Etymological Delights 1-10

When I want to understand something I often start by looking up the history of a word. Here is a small selection of words and their history. Quotes are taken straight from, a wonderful english etymology site. Selective interpretations follow; I'm just a layman, an amateur.

1. amateur (n.)

1784, "one who has a taste for (something)," from French amateur "lover of," from Latin amatorem (nominative amator) "lover," agent noun from amatus, past participle of amare "to love" (see Amy). Meaning "dabbler" (as opposed to professional) is from 1786. As an adjective, by 1838.

2. layman (n.)

"non-cleric," early 15c., from lay (adj.) + man (n.). Meaning "outsider, non-expert" (especially in regards to law or medicine) is from late 15c. Related: Laymen.

3. education (n.)

1530s, "childrearing," also "the training of animals," from Middle French education (14c.) and directly from Latin educationem (nominative educatio), from past participle stem ofeducare (see educate). Originally of education in social codes and manners; meaning "systematic schooling and training for work" is from 1610s.

4. erudition (n.)

c.1400, "instruction, education," from Latin eruditionem (nominative eruditio) "an instructing," noun of action from past participle stem of erudire (see erudite). Meaning "learning, scholarship" is from 1520s.

5. scholar (n.)

Old English scolere "student," from Medieval Latin scholaris, noun use of Late Latin scholaris "of a school," from Latin schola (see school (n.1)). Greek scholastes meant "one who lives at ease." The Medieval Latin word was widely borrowed (Old French escoler, French écolier, Old High German scuolari, German Schüler). The modern English word might be a Middle English reborrowing from French. Fowler points out that in British English it typically has been restricted to those who attend a school on a scholarship.

6. learn (v.)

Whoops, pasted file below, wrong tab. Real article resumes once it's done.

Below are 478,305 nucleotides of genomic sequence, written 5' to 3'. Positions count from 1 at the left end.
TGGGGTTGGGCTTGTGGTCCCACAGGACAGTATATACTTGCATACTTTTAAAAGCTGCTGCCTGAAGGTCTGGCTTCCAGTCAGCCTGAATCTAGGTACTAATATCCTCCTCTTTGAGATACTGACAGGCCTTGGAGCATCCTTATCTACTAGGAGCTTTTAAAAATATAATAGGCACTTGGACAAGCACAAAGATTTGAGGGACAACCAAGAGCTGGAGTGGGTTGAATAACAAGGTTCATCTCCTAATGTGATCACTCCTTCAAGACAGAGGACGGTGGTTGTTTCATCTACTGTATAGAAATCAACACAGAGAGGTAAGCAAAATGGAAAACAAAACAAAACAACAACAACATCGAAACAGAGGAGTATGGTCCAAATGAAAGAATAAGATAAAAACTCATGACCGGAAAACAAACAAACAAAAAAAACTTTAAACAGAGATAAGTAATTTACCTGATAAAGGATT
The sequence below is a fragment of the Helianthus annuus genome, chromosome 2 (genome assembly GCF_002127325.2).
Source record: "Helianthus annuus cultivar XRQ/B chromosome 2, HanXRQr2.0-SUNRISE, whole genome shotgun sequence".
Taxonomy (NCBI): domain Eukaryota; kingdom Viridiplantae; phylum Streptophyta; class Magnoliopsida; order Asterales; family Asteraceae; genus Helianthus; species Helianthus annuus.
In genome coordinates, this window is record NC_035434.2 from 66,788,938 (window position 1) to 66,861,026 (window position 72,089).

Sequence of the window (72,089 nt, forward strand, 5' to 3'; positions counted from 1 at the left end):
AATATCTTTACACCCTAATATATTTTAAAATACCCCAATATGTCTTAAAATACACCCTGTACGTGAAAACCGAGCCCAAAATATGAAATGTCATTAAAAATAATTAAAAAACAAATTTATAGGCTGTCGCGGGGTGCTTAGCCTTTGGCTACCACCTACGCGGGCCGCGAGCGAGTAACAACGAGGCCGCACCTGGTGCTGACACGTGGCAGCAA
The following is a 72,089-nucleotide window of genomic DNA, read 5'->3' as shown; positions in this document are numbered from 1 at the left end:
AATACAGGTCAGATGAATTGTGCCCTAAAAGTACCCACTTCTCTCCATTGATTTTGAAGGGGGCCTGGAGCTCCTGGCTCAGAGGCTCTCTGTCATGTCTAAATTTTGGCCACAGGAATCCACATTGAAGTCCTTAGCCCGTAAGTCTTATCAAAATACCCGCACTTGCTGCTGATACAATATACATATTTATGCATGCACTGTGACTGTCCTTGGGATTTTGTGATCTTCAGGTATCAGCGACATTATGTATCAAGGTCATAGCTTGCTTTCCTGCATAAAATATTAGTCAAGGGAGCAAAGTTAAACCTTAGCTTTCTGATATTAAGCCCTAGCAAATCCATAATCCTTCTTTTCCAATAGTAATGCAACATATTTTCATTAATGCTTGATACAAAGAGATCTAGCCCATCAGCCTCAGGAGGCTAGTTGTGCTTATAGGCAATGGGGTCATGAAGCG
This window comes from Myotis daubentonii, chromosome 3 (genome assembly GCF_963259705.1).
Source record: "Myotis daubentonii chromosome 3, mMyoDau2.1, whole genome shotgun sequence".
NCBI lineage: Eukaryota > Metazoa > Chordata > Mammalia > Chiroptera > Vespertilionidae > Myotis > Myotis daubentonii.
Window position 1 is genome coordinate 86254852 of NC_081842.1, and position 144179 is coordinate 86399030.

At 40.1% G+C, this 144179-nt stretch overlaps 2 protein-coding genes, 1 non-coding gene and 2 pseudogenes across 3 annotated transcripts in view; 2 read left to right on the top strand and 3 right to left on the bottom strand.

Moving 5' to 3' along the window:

Old English leornian "to get knowledge, be cultivated, study, read, think about," from Proto-Germanic *liznojan (cognates: Old Frisian lernia, Middle Dutch leeren, Dutch leren, Old High German lernen, German lernen "to learn," Gothic lais "I know"), with a base sense of "to follow or find the track," from PIE *leis- (1) "track, furrow." Related to German Gleis "track," and to Old English læst "sole of the foot" (see last (n.)).

7. focus (n.)

1640s, from Latin focus "hearth, fireplace" (also, figuratively, "home, family"), of unknown origin, used in post-classical times for "fire" itself, taken by Kepler (1604) in a mathematical sense for "point of convergence," perhaps on analogy of the burning point of a lens (the purely optical sense of the word may have existed before Kepler, but it is not recorded). Introduced into English 1650s by Hobbes. Sense transfer to "center of activity or energy" is first recorded 1796.

8. grok (v.)

"to understand empathically," 1961, arbitrary formation by U.S. science fiction writer Robert A. Heinlein (1907-1988) in his book "Stranger in a Strange Land." In popular use 1960s; perhaps obsolete now except in internet technology circles.

9. empathy (n.)

1903, from German Einfühlung (from ein "in" + Fühlung "feeling"), coined 1858 by German philosopher Rudolf Lotze (1817-1881) as a translation of Greek empatheia "passion, state of emotion," from en "in" (see en- (2)) + pathos "feeling" (see pathos).

10. metric (n.)

"science of versification," 1760, from Greek he metrike "prosody," plural of metron "meter, a verse; that by which anything is measured; measure, length, size, limit, proportion" (see meter (n.2)).